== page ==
# [Tutor] "Strange" behaviour of list comprehension

Peter Otten __peter__ at web.de
Wed Feb 13 15:16:58 CET 2013

```Mahadevan, Anand wrote:

> I'm playing around with list comprehension and in IDLE typed this in.  I
> actually wanted it to return all tuples satisfying the condition where z
> is the sum of x and y. I kind of got mixed up with the syntax, hence I put
> a comma in there instead of an "if".  I'd like some assistance
> understanding what it's doing... Thanks!
>
>>>> somelist = [(x,y,z) for x in range(1,10) for y in range(x,10) for z in
>>>> range(y,10), x+y==z] somelist

If you're puzzled about a list comprehension, try translating it into for
loops:

somelist = []
for x in range(1, 10):
for y in range(x, 10):
for z in range(y, 10), x+y==z:
somelist.append((x, y, z))

In the first iteration you get x=1, y=1, so let's see what the inner loop
gives:

>>> x = y = 1
>>> for z in range(y, 10), x+y==z:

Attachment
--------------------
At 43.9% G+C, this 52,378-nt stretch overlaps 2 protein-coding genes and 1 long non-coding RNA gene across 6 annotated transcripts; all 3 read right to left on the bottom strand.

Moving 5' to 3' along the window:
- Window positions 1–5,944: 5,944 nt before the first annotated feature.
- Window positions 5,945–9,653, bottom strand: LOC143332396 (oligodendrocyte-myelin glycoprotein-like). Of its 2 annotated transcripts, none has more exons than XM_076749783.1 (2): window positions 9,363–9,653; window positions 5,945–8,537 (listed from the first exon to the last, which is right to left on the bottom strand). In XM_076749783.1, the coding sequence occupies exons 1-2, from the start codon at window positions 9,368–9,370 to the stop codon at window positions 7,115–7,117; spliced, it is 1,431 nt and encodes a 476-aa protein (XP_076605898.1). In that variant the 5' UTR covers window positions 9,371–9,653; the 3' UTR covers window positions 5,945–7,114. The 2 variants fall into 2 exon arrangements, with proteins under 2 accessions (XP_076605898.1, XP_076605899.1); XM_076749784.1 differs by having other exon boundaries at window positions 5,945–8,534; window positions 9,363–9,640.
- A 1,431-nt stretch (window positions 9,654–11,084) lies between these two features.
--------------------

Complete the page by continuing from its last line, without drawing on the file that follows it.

...     print z
...
Traceback (most recent call last):
File "<stdin>", line 1, in <module>
NameError: name 'z' is not defined

So if you don't get a NameError you have defined z before entering the inner
"loop". Let's fix that:

>>> z = 42
>>> for z in range(y, 10), x+y==z:
...     print z
...
[1, 2, 3, 4, 5, 6, 7, 8, 9]
False

It should be obvious now that Python interprets

range(y, 10), x+y==z

as a tuple and iterates over that. range(1, 10) is a list in Python 2, so
you are getting that first, then follows a boolean expression x+y == z which
gives either True or False.

```